With the midfield packed, possession denied to the opposition it should be plain sailing for the two centre-backs and the keeper and Stones had a satisfactory first game but was badly caught out for the Sunderland goal.

Too early to say how well we'll do this season. Liverpool looked good and Arsenal will be there at the end. Chelsea play tonight but I wouldn't be surprised to see them held by West Ham. Tottenham looked good at Everton although only drawing. Winning the premiership will be tough with so many good teams but if City can win the big games, something they didn't do last year, then why not?

Come on City!

That Hart-Guardiola chat

Tell me Pep, why have I been dropped? Surely you need me as one of your home-grown players and for many seasons I have been regarded as the best in the Premier League.

I don't dispute that but to be honest your not so good with your feet.

Is that it! I'm a keeper; I keep shots out; I save. I'm not a bloody outfielder.

OK; do you know what proportion of your game, on average, is taken up with 'saves' compared with playing back passes from your colleagues?

Hart: Fifty-fifty?

Actually more like 65-35, in favour of back passes. You must be able to clear these balls to your team mates without f...-ups.

Why not tell the outfielders to stop playing the ball backwards. We got rid of the master of the back pass, de-Jong, years ago.

I want an eleven man team. A keeper that is inactive for large parts of the game is not part of the scheme. Adapt, Joe, or leave. Now get out there and practice your clearances. I can't and therefore you can't rely on sentiment or past glories. Football can be brutal and we both want one thing-that Manchester City become the greatest team in world football.


Monday, 9 May 2016

Pellegrini's farewell

I liked Pellegrini. He took over a dressing room in some disarray after the Mancini problem, exacerbated by the Tevez problem. In his three years he delivered a Premiership and two League Cups whilst reaching a FA Cup final and the semi-finals of the Champions League. City's goalscoring prowess, at that time, led many to claim they were the best team in the world. That many City fans are disgruntled with this record suggests they do not remember what iit was like before Sheik Mansour bin Zayed Al Nahyan's  tenure.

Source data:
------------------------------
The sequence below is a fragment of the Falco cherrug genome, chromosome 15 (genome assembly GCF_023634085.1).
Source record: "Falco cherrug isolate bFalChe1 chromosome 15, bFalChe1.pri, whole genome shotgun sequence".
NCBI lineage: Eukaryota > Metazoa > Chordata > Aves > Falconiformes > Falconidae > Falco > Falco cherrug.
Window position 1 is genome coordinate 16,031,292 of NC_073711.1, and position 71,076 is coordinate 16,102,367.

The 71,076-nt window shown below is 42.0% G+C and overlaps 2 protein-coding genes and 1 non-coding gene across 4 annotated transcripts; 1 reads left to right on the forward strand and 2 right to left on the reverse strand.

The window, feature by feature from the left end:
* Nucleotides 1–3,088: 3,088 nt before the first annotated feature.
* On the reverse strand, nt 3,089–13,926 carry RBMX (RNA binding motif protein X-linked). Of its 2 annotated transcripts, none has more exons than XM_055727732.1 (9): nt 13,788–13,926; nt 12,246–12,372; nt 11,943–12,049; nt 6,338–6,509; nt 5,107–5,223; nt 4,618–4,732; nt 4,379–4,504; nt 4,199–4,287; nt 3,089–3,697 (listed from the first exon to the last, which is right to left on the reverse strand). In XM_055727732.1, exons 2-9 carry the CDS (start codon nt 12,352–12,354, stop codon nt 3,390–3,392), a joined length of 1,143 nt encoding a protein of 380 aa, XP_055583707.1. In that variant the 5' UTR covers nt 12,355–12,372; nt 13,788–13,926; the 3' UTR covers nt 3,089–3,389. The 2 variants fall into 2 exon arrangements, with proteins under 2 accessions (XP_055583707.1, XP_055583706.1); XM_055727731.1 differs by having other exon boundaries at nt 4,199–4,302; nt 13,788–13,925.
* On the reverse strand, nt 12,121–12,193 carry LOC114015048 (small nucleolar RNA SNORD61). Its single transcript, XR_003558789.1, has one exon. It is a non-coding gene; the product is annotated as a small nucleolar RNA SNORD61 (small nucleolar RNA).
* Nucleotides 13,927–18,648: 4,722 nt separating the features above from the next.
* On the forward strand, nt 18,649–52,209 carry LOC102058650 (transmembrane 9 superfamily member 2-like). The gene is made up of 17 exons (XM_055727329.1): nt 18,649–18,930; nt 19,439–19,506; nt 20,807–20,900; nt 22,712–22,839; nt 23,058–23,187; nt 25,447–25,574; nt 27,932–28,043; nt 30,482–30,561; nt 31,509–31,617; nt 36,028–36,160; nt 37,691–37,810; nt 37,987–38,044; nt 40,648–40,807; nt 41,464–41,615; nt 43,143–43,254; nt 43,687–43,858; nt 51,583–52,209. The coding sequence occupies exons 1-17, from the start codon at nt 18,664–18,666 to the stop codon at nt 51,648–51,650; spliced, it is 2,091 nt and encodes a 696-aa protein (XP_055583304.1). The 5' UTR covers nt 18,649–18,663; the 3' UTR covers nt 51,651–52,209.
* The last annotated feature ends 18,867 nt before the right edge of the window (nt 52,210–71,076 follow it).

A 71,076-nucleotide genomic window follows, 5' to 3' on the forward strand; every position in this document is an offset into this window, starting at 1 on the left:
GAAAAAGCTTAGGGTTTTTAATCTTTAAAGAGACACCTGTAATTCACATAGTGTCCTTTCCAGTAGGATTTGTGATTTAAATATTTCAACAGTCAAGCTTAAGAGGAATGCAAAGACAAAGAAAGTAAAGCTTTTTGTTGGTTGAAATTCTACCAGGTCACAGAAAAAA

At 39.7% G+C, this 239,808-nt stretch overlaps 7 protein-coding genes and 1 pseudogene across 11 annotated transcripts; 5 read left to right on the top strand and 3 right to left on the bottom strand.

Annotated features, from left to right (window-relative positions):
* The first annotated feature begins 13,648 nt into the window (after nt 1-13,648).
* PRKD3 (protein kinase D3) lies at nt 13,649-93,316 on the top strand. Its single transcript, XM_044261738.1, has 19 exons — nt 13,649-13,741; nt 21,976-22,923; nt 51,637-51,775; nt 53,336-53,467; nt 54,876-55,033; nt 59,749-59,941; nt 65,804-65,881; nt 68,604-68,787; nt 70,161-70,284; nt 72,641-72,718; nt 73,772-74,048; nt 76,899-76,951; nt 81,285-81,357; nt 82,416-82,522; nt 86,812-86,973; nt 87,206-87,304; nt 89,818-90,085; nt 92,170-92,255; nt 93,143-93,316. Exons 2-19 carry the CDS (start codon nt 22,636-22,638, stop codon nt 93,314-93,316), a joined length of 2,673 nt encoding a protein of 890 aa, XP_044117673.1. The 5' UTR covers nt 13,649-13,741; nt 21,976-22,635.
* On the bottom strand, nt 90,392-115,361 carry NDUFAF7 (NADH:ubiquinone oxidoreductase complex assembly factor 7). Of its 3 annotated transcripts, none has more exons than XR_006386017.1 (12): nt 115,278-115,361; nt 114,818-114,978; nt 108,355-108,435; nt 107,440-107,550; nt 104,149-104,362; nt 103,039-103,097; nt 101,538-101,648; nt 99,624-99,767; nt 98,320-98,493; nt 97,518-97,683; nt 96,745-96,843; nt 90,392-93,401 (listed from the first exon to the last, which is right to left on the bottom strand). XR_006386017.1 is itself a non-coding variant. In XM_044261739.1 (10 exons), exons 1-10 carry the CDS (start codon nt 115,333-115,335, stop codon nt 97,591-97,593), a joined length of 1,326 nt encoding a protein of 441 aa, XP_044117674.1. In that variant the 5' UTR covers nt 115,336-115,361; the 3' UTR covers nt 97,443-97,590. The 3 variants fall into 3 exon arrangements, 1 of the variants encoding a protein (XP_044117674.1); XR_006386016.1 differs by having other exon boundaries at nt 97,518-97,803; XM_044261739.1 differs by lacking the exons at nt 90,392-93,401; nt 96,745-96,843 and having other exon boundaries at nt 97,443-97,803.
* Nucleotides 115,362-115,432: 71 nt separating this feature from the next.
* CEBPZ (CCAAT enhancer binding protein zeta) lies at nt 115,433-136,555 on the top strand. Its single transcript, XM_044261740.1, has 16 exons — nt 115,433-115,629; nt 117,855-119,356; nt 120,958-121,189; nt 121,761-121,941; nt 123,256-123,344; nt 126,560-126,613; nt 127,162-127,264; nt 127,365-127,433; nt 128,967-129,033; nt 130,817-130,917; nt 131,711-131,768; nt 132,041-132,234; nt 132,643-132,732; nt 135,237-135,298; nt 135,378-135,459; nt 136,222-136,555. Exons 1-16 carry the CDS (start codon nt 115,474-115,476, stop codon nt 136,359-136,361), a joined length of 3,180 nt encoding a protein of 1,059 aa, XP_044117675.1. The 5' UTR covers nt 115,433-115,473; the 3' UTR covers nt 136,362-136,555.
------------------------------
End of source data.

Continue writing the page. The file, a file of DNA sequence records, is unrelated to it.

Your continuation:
That said, City's 'decline' has led to accusations that 'Pellers', as well as being a 'lame-duck' manager, was too old and incapable of adopting his game plans. Certainly his style of play had become too predictable, too slow with it's painstaking build-ups, making it easy for the opposition to counter and overcome. This season, performances at home have failed to deliver a fortress like image of the Etihad; nobody fears City in the way they did when they scored over 150 goals in a season.
It wasn't the best moment in City's history when, in February, it was announced that Guardiola was to take over as Head Coach for the next season, leaving most players to question their futures. Many such as Toure and Bony will have thought their City days were numbered, no doubt, despite their professionalism, losing interest in the Club. Certainly results from that time have deteriorated, leaving City almost certainly losing 4th place to the enemy. To some extent, we can point to Pellegrini and say he failed to motivate his players; failed to introduce enough young, City loving players.
But I liked Pellegrini; he was polite gentleman who has moved City on despite recent reversals and am disappointed that so many fans left the stadium ahead of his official farewell from the Etihad.
I am certain that there will be widespread changes to the playing staff next season, especially in the defence. Possibly the skipper will stop playing and take up an ambassadorial role for the Club, an offer unlikely to be made to Toure and his mischievous agent.

Friday, 22 April 2016

Rise of Leicester & Spurs

The rise of Leicester and Spurs is evidence of the success, on the pitch, of the Barcelona system of play. Press high, deny the opposition room to play fluid football, snatch possession and counter. The system requires superfit midfielders to chase, harry, recover possession and clinical forward play with a predatory eye for goal, strikers like Kane and Vardy. Other teams that are beginning to follow this style with success are Liverpool and Man Utd whilst teams that have suffered are Arsenal and Man City.
The question is; if all teams adopt this method of play, will the game suffer; become less of a spectacle as flowing football is squeezed out of the game. Man City's decision to change manager at the end of the season is a symptom of this trend as Bayern Munich's dominance in the Bundesliga under Guardiola owes much to this new style of play. It must be recalled that City's directors of football are ex-Barcelona men.
Unfortunately, with the rise of superteams, backed by huge amounts of money, the less well off clubs who cannot afford the inflated price and wages of the more gifted players MUST resort to a style of play that negates the natural talent available to the biggest Clubs.

Thursday, 11 February 2016

Thirteen games to go

One is fearful that with a combination of injuries and the news of the departure of Pellegrini, City's season might peter out. However, with thirteen Premier League matches to go, City are still in all four competitions including the final of the Capital One Cup against Liverpool. Not bad, I would suggest, for a 'lame duck' manager, but there have been signs that he has run out of ideas; that he he cannot adapt his team to play against different opposition. One can argue that with better luck some of the bad results may have been different but the same argument also holds for the other teams.